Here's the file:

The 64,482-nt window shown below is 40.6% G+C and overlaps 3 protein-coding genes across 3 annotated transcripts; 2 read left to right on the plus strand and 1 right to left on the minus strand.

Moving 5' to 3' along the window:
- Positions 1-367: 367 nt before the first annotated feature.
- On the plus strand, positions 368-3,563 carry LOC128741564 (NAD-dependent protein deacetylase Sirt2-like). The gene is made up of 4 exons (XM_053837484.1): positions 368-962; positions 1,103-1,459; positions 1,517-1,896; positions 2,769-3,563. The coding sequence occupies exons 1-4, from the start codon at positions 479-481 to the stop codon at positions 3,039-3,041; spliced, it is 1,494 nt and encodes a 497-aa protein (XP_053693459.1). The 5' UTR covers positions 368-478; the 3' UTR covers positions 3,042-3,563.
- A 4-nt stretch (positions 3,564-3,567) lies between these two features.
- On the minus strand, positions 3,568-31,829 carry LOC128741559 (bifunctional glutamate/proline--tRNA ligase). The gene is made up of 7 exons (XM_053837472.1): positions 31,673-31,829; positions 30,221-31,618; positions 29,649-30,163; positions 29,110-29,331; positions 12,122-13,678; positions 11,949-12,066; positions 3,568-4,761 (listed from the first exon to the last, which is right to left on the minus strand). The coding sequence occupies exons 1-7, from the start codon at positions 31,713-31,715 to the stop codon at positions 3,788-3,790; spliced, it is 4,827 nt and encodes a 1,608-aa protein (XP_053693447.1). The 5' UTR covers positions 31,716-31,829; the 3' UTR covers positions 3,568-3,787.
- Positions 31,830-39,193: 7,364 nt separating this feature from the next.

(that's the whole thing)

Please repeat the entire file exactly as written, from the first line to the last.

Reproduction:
The 64,482-nt window shown below is 40.6% G+C and overlaps 3 protein-coding genes across 3 annotated transcripts; 2 read left to right on the plus strand and 1 right to left on the minus strand.

Moving 5' to 3' along the window:
- Positions 1-367: 367 nt before the first annotated feature.
- On the plus strand, positions 368-3,563 carry LOC128741564 (NAD-dependent protein deacetylase Sirt2-like). The gene is made up of 4 exons (XM_053837484.1): positions 368-962; positions 1,103-1,459; positions 1,517-1,896; positions 2,769-3,563. The coding sequence occupies exons 1-4, from the start codon at positions 479-481 to the stop codon at positions 3,039-3,041; spliced, it is 1,494 nt and encodes a 497-aa protein (XP_053693459.1). The 5' UTR covers positions 368-478; the 3' UTR covers positions 3,042-3,563.
- A 4-nt stretch (positions 3,564-3,567) lies between these two features.
- On the minus strand, positions 3,568-31,829 carry LOC128741559 (bifunctional glutamate/proline--tRNA ligase). The gene is made up of 7 exons (XM_053837472.1): positions 31,673-31,829; positions 30,221-31,618; positions 29,649-30,163; positions 29,110-29,331; positions 12,122-13,678; positions 11,949-12,066; positions 3,568-4,761 (listed from the first exon to the last, which is right to left on the minus strand). The coding sequence occupies exons 1-7, from the start codon at positions 31,713-31,715 to the stop codon at positions 3,788-3,790; spliced, it is 4,827 nt and encodes a 1,608-aa protein (XP_053693447.1). The 5' UTR covers positions 31,716-31,829; the 3' UTR covers positions 3,568-3,787.
- Positions 31,830-39,193: 7,364 nt separating this feature from the next.